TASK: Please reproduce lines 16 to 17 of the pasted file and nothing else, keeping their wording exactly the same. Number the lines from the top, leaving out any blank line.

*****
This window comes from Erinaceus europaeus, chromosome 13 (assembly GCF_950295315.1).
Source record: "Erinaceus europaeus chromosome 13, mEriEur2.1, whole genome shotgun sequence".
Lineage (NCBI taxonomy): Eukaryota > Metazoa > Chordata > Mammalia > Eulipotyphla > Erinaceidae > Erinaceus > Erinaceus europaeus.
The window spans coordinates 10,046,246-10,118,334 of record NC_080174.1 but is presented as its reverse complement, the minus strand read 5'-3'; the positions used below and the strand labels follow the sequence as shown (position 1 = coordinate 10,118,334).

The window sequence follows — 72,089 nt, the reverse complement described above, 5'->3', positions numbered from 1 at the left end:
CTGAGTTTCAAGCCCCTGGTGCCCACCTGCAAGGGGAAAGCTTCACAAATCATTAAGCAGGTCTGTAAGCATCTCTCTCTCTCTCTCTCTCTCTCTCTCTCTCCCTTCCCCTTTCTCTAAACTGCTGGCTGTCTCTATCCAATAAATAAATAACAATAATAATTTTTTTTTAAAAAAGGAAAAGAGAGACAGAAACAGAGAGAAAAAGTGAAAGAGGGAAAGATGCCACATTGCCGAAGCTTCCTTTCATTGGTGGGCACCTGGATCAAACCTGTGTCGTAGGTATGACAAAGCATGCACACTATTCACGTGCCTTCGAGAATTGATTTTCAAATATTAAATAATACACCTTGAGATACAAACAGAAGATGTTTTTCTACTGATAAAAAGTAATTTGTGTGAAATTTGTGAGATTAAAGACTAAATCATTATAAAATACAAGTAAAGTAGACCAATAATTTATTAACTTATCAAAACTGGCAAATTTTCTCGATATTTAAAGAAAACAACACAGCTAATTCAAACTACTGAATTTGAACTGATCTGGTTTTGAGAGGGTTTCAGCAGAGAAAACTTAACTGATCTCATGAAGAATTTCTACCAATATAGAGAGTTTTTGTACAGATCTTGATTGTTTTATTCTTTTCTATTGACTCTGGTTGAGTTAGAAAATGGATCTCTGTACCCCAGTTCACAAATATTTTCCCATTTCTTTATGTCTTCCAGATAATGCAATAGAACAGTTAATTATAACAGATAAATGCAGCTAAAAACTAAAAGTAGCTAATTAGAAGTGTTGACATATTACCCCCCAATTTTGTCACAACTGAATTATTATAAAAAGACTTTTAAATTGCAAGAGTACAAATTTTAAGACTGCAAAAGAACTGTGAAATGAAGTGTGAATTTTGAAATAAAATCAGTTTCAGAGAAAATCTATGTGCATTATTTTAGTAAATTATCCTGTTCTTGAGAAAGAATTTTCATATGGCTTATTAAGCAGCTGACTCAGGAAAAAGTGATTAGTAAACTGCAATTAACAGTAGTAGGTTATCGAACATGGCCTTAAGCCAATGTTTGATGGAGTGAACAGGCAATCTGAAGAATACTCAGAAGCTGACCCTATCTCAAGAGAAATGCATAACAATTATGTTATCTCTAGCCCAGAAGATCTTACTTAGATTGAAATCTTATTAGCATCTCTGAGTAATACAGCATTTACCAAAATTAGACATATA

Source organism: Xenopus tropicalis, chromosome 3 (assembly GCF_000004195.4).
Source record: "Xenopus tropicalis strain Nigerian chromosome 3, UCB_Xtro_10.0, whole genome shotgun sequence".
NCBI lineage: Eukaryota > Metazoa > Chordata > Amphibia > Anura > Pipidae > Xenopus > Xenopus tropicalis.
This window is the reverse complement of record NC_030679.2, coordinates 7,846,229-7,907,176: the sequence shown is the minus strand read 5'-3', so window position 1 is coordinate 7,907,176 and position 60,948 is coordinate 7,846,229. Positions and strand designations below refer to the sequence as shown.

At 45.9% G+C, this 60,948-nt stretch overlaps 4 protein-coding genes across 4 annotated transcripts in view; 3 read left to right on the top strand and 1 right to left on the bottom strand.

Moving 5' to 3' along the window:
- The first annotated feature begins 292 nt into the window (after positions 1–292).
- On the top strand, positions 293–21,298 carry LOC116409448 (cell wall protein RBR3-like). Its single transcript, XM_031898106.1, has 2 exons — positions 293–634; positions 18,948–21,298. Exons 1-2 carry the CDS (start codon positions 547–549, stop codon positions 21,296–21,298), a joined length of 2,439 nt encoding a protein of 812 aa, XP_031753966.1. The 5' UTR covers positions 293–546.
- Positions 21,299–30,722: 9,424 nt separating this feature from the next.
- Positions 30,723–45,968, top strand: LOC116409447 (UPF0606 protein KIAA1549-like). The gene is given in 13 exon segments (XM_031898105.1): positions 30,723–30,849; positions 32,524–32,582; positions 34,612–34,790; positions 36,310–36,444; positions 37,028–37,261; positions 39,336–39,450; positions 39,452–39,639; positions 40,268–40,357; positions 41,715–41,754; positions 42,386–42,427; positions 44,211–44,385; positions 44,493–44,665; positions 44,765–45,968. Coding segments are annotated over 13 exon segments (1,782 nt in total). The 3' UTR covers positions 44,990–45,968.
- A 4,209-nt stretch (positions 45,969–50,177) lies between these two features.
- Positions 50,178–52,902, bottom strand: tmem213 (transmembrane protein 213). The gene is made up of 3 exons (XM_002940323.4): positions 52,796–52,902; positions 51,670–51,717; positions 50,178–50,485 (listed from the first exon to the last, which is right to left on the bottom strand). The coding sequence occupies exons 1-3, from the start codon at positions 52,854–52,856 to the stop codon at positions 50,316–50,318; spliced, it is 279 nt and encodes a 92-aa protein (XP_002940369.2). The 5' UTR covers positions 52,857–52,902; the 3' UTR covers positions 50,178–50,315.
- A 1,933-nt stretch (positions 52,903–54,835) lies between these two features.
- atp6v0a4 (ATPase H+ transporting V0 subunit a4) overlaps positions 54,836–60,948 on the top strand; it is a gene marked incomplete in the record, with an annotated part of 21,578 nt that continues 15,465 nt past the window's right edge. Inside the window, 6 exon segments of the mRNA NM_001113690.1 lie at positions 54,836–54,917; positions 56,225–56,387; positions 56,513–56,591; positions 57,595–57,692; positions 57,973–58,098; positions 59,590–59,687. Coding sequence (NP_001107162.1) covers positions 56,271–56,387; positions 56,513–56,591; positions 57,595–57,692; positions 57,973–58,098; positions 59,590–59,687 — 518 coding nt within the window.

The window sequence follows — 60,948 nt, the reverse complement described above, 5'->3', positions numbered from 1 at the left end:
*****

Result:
- Positions 30,723–45,968, top strand: LOC116409447 (UPF0606 protein KIAA1549-like). The gene is given in 13 exon segments (XM_031898105.1): positions 30,723–30,849; positions 32,524–32,582; positions 34,612–34,790; positions 36,310–36,444; positions 37,028–37,261; positions 39,336–39,450; positions 39,452–39,639; positions 40,268–40,357; positions 41,715–41,754; positions 42,386–42,427; positions 44,211–44,385; positions 44,493–44,665; positions 44,765–45,968. Coding segments are annotated over 13 exon segments (1,782 nt in total). The 3' UTR covers positions 44,990–45,968.
- A 4,209-nt stretch (positions 45,969–50,177) lies between these two features.